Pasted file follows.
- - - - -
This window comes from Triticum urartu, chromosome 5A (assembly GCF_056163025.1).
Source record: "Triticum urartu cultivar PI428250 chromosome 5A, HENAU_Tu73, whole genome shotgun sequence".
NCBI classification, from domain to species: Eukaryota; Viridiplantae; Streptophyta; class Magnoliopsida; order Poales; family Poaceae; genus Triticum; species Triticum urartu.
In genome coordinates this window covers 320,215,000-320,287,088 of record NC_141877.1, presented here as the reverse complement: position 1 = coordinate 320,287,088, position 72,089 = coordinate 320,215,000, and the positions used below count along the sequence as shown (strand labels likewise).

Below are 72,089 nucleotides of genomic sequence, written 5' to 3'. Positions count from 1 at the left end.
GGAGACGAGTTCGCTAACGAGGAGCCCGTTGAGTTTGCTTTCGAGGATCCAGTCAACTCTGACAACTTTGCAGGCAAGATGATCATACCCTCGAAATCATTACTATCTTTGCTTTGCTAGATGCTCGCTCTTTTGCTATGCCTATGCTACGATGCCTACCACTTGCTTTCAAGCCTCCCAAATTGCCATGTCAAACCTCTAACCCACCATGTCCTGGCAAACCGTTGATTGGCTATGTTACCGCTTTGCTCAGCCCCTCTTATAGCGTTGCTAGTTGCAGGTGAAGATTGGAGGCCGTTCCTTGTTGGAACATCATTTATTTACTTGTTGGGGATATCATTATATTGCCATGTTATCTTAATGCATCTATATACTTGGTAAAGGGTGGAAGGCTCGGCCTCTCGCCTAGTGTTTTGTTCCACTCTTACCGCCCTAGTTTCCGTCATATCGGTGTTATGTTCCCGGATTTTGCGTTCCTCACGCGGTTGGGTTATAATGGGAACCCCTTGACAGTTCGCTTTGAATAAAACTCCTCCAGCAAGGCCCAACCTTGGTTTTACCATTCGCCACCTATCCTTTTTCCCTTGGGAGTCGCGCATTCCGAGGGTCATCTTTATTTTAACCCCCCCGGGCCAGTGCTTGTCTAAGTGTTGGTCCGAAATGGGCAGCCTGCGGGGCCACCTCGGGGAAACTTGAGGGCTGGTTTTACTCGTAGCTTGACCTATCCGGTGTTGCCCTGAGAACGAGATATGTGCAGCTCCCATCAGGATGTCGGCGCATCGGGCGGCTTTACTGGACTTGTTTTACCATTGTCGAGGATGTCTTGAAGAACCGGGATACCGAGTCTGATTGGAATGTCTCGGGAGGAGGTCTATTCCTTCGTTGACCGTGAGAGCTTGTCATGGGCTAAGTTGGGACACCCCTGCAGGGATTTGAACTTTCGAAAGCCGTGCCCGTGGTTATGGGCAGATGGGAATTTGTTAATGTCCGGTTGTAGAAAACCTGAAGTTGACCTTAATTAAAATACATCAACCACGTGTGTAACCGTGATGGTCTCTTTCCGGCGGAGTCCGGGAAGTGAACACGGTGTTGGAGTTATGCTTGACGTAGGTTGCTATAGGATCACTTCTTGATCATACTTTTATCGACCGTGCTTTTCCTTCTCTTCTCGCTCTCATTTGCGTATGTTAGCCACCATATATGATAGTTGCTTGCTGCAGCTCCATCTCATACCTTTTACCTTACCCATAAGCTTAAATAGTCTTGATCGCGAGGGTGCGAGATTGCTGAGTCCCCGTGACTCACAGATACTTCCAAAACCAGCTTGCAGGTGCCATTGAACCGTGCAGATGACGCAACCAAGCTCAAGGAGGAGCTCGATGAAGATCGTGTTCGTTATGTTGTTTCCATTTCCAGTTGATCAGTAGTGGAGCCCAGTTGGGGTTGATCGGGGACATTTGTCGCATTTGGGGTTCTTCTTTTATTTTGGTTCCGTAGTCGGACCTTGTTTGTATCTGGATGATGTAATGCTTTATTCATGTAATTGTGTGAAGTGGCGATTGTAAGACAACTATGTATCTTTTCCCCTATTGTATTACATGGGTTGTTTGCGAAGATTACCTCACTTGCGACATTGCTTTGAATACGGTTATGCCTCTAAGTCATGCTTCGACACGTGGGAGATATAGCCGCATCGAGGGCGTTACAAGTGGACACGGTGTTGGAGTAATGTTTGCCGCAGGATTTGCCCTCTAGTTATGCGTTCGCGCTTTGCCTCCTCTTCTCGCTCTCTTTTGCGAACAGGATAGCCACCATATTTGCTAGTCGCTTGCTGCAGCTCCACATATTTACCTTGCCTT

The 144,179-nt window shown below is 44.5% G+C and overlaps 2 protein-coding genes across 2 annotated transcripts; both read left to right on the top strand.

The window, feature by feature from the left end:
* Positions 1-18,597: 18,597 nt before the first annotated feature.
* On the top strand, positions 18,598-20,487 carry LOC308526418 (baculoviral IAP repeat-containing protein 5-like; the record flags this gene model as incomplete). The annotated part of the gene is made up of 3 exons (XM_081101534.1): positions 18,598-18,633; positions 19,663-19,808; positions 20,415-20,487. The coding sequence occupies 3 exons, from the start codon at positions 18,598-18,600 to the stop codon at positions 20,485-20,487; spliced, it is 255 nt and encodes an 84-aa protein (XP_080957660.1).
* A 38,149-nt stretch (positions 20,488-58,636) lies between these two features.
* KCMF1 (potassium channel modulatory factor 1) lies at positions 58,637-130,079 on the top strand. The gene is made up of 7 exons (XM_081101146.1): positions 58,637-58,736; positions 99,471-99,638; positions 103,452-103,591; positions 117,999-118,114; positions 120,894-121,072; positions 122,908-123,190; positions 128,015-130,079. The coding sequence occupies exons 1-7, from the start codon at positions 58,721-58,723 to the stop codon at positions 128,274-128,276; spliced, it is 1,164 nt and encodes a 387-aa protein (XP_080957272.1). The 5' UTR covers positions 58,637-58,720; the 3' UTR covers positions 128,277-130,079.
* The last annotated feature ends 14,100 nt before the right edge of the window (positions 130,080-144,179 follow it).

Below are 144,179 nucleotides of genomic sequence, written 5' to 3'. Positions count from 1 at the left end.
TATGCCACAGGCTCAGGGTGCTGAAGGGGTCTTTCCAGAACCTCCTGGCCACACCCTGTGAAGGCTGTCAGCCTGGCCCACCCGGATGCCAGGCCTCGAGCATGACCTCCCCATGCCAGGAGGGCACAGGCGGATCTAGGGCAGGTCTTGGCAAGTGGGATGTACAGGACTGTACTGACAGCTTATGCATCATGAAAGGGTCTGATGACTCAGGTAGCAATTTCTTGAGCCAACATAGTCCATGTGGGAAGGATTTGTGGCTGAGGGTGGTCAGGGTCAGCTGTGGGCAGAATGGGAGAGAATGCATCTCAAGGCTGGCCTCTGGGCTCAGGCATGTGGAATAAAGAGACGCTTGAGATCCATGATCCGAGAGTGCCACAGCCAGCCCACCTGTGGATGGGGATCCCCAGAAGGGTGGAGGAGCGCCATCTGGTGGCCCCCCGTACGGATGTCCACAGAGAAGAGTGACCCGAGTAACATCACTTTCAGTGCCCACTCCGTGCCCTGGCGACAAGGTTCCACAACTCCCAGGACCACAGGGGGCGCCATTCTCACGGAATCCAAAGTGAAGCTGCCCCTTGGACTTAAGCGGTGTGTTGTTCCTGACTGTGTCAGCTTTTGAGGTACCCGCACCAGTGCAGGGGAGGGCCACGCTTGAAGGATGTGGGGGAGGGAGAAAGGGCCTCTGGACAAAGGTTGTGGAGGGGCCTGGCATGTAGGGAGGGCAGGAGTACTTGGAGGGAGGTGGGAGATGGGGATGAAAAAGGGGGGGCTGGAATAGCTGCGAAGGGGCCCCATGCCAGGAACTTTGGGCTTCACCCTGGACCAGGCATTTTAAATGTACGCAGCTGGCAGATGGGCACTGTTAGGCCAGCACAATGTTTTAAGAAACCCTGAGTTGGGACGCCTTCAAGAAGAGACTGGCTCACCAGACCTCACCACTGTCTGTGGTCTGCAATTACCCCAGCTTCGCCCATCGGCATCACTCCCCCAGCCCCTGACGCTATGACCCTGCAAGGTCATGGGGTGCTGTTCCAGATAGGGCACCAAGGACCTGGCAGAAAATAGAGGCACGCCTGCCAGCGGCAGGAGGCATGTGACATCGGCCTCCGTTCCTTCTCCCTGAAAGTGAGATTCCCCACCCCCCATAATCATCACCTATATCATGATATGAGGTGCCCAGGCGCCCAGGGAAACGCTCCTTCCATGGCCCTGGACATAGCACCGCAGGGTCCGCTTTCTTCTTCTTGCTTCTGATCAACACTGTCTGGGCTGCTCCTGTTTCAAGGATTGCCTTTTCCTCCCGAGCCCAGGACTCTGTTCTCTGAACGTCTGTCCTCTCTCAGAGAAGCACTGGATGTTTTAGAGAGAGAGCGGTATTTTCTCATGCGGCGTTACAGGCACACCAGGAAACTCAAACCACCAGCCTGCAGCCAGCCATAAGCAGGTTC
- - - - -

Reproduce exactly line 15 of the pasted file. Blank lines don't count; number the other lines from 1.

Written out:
TATGCCACAGGCTCAGGGTGCTGAAGGGGTCTTTCCAGAACCTCCTGGCCACACCCTGTGAAGGCTGTCAGCCTGGCCCACCCGGATGCCAGGCCTCGAGCATGACCTCCCCATGCCAGGAGGGCACAGGCGGATCTAGGGCAGGTCTTGGCAAGTGGGATGTACAGGACTGTACTGACAGCTTATGCATCATGAAAGGGTCTGATGACTCAGGTAGCAATTTCTTGAGCCAACATAGTCCATGTGGGAAGGATTTGTGGCTGAGGGTGGTCAGGGTCAGCTGTGGGCAGAATGGGAGAGAATGCATCTCAAGGCTGGCCTCTGGGCTCAGGCATGTGGAATAAAGAGACGCTTGAGATCCATGATCCGAGAGTGCCACAGCCAGCCCACCTGTGGATGGGGATCCCCAGAAGGGTGGAGGAGCGCCATCTGGTGGCCCCCCGTACGGATGTCCACAGAGAAGAGTGACCCGAGTAACATCACTTTCAGTGCCCACTCCGTGCCCTGGCGACAAGGTTCCACAACTCCCAGGACCACAGGGGGCGCCATTCTCACGGAATCCAAAGTGAAGCTGCCCCTTGGACTTAAGCGGTGTGTTGTTCCTGACTGTGTCAGCTTTTGAGGTACCCGCACCAGTGCAGGGGAGGGCCACGCTTGAAGGATGTGGGGGAGGGAGAAAGGGCCTCTGGACAAAGGTTGTGGAGGGGCCTGGCATGTAGGGAGGGCAGGAGTACTTGGAGGGAGGTGGGAGATGGGGATGAAAAAGGGGGGGCTGGAATAGCTGCGAAGGGGCCCCATGCCAGGAACTTTGGGCTTCACCCTGGACCAGGCATTTTAAATGTACGCAGCTGGCAGATGGGCACTGTTAGGCCAGCACAATGTTTTAAGAAACCCTGAGTTGGGACGCCTTCAAGAAGAGACTGGCTCACCAGACCTCACCACTGTCTGTGGTCTGCAATTACCCCAGCTTCGCCCATCGGCATCACTCCCCCAGCCCCTGACGCTATGACCCTGCAAGGTCATGGGGTGCTGTTCCAGATAGGGCACCAAGGACCTGGCAGAAAATAGAGGCACGCCTGCCAGCGGCAGGAGGCATGTGACATCGGCCTCCGTTCCTTCTCCCTGAAAGTGAGATTCCCCACCCCCCATAATCATCACCTATATCATGATATGAGGTGCCCAGGCGCCCAGGGAAACGCTCCTTCCATGGCCCTGGACATAGCACCGCAGGGTCCGCTTTCTTCTTCTTGCTTCTGATCAACACTGTCTGGGCTGCTCCTGTTTCAAGGATTGCCTTTTCCTCCCGAGCCCAGGACTCTGTTCTCTGAACGTCTGTCCTCTCTCAGAGAAGCACTGGATGTTTTAGAGAGAGAGCGGTATTTTCTCATGCGGCGTTACAGGCACACCAGGAAACTCAAACCACCAGCCTGCAGCCAGCCATAAGCAGGTTC